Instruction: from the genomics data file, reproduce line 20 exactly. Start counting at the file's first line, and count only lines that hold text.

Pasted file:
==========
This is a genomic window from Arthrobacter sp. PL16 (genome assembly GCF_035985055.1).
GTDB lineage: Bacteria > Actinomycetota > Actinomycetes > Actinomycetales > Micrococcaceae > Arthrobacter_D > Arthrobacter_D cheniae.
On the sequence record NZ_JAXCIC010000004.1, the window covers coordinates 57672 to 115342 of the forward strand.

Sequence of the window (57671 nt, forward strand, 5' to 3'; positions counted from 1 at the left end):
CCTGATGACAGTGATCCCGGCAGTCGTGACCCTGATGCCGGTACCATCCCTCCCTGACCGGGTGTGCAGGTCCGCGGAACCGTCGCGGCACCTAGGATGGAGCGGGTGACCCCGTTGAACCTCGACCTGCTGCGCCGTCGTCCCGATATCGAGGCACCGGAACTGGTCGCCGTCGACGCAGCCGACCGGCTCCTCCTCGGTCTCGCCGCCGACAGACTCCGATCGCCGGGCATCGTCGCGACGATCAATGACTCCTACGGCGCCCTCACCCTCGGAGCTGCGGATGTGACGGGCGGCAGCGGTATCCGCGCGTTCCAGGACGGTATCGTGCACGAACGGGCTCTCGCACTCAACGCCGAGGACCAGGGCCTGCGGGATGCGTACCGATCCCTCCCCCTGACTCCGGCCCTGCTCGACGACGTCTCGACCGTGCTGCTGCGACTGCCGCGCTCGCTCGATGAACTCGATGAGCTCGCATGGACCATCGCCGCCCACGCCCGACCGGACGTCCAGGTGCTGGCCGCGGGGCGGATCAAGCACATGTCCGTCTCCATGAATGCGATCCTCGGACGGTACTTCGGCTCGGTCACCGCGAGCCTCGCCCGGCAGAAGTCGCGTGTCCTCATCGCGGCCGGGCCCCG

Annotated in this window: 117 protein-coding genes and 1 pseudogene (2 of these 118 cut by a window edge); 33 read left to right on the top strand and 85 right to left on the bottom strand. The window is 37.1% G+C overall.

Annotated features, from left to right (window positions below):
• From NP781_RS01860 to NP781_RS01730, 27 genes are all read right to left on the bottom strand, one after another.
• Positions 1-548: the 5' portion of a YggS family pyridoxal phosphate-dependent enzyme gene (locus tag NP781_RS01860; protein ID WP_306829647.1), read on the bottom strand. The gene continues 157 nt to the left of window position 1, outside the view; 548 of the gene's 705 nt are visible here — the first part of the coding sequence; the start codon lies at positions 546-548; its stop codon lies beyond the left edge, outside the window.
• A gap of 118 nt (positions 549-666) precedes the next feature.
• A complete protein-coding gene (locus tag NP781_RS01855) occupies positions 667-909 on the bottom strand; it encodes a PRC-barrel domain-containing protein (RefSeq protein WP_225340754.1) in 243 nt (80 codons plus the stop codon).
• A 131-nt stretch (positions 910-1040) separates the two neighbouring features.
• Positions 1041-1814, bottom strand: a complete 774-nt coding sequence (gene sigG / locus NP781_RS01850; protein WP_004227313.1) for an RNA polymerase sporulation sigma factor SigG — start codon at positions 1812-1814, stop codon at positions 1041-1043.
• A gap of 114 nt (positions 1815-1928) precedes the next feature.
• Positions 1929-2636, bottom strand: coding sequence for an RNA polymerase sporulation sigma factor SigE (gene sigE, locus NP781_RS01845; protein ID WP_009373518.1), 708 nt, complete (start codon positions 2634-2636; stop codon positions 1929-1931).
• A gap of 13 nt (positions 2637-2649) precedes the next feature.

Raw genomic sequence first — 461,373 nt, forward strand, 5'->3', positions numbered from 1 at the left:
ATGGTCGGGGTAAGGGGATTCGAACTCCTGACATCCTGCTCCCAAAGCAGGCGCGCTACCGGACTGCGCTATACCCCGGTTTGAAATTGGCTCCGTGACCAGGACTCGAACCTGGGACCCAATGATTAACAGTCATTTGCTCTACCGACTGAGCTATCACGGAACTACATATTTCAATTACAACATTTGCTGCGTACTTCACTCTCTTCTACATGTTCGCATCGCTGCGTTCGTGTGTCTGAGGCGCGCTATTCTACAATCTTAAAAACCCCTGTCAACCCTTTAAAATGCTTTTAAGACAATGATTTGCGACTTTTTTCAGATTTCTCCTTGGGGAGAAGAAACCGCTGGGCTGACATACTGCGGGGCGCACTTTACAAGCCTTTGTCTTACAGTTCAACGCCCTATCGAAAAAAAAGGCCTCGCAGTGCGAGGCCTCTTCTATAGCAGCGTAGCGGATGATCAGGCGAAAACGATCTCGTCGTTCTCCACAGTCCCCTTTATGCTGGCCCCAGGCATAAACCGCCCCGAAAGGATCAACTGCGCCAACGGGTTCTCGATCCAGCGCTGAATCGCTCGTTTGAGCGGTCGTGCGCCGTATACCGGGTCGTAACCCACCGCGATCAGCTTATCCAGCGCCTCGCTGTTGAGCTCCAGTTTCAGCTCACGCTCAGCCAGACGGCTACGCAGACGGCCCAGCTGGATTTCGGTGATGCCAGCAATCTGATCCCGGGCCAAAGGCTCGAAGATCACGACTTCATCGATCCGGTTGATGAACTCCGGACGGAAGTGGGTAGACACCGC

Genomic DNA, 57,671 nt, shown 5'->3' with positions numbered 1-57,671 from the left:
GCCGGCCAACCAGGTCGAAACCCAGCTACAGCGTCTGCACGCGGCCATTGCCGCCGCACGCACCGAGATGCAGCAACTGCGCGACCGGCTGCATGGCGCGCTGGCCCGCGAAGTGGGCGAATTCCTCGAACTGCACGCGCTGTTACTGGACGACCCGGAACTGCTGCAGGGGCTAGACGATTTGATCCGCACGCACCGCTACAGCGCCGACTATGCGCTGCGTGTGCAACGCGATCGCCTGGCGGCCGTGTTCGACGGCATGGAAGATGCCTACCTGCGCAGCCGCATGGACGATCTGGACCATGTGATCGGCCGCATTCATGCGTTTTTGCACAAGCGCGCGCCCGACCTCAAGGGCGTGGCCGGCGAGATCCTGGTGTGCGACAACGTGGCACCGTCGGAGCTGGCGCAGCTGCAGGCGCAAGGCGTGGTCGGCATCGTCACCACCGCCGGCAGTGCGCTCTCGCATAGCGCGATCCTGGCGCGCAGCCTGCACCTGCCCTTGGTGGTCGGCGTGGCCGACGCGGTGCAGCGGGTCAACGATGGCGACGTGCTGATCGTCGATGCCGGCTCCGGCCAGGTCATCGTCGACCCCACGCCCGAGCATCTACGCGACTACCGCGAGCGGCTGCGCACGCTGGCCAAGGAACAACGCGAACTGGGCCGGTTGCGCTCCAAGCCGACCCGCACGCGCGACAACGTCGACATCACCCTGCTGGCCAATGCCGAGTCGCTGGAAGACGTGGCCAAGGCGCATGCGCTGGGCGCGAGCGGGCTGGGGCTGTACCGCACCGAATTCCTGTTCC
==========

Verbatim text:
GCCGGCCAACCAGGTCGAAACCCAGCTACAGCGTCTGCACGCGGCCATTGCCGCCGCACGCACCGAGATGCAGCAACTGCGCGACCGGCTGCATGGCGCGCTGGCCCGCGAAGTGGGCGAATTCCTCGAACTGCACGCGCTGTTACTGGACGACCCGGAACTGCTGCAGGGGCTAGACGATTTGATCCGCACGCACCGCTACAGCGCCGACTATGCGCTGCGTGTGCAACGCGATCGCCTGGCGGCCGTGTTCGACGGCATGGAAGATGCCTACCTGCGCAGCCGCATGGACGATCTGGACCATGTGATCGGCCGCATTCATGCGTTTTTGCACAAGCGCGCGCCCGACCTCAAGGGCGTGGCCGGCGAGATCCTGGTGTGCGACAACGTGGCACCGTCGGAGCTGGCGCAGCTGCAGGCGCAAGGCGTGGTCGGCATCGTCACCACCGCCGGCAGTGCGCTCTCGCATAGCGCGATCCTGGCGCGCAGCCTGCACCTGCCCTTGGTGGTCGGCGTGGCCGACGCGGTGCAGCGGGTCAACGATGGCGACGTGCTGATCGTCGATGCCGGCTCCGGCCAGGTCATCGTCGACCCCACGCCCGAGCATCTACGCGACTACCGCGAGCGGCTGCGCACGCTGGCCAAGGAACAACGCGAACTGGGCCGGTTGCGCTCCAAGCCGACCCGCACGCGCGACAACGTCGACATCACCCTGCTGGCCAATGCCGAGTCGCTGGAAGACGTGGCCAAGGCGCATGCGCTGGGCGCGAGCGGGCTGGGGCTGTACCGCACCGAATTCCTGTTCC